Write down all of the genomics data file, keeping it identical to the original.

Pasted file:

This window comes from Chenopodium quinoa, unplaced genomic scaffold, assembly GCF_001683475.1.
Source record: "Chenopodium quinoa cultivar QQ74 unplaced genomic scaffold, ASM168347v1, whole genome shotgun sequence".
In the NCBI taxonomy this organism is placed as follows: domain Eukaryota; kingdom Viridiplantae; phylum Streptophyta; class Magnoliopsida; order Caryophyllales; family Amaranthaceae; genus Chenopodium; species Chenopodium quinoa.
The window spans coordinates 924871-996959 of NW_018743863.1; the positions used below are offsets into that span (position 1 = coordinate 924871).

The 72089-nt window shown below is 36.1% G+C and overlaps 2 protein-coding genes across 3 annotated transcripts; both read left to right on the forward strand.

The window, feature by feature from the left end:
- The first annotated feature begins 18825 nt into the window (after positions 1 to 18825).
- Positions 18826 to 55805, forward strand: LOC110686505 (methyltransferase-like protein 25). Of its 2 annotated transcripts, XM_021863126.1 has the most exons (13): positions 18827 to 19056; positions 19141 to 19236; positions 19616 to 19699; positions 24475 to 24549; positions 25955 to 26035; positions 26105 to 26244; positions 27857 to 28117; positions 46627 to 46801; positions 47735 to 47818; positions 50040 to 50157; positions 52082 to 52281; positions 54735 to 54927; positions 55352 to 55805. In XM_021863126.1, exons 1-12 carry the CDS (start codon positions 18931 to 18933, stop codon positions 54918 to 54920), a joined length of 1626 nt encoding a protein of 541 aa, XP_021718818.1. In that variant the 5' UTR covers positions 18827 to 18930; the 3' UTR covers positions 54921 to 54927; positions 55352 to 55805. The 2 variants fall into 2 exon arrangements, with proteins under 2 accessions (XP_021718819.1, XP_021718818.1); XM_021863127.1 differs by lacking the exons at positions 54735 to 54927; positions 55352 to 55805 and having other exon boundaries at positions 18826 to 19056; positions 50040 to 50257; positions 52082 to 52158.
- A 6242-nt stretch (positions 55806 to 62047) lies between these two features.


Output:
This window comes from Chenopodium quinoa, unplaced genomic scaffold, assembly GCF_001683475.1.
Source record: "Chenopodium quinoa cultivar QQ74 unplaced genomic scaffold, ASM168347v1, whole genome shotgun sequence".
In the NCBI taxonomy this organism is placed as follows: domain Eukaryota; kingdom Viridiplantae; phylum Streptophyta; class Magnoliopsida; order Caryophyllales; family Amaranthaceae; genus Chenopodium; species Chenopodium quinoa.
The window spans coordinates 924871-996959 of NW_018743863.1; the positions used below are offsets into that span (position 1 = coordinate 924871).

The 72089-nt window shown below is 36.1% G+C and overlaps 2 protein-coding genes across 3 annotated transcripts; both read left to right on the forward strand.

The window, feature by feature from the left end:
- The first annotated feature begins 18825 nt into the window (after positions 1 to 18825).
- Positions 18826 to 55805, forward strand: LOC110686505 (methyltransferase-like protein 25). Of its 2 annotated transcripts, XM_021863126.1 has the most exons (13): positions 18827 to 19056; positions 19141 to 19236; positions 19616 to 19699; positions 24475 to 24549; positions 25955 to 26035; positions 26105 to 26244; positions 27857 to 28117; positions 46627 to 46801; positions 47735 to 47818; positions 50040 to 50157; positions 52082 to 52281; positions 54735 to 54927; positions 55352 to 55805. In XM_021863126.1, exons 1-12 carry the CDS (start codon positions 18931 to 18933, stop codon positions 54918 to 54920), a joined length of 1626 nt encoding a protein of 541 aa, XP_021718818.1. In that variant the 5' UTR covers positions 18827 to 18930; the 3' UTR covers positions 54921 to 54927; positions 55352 to 55805. The 2 variants fall into 2 exon arrangements, with proteins under 2 accessions (XP_021718819.1, XP_021718818.1); XM_021863127.1 differs by lacking the exons at positions 54735 to 54927; positions 55352 to 55805 and having other exon boundaries at positions 18826 to 19056; positions 50040 to 50257; positions 52082 to 52158.
- A 6242-nt stretch (positions 55806 to 62047) lies between these two features.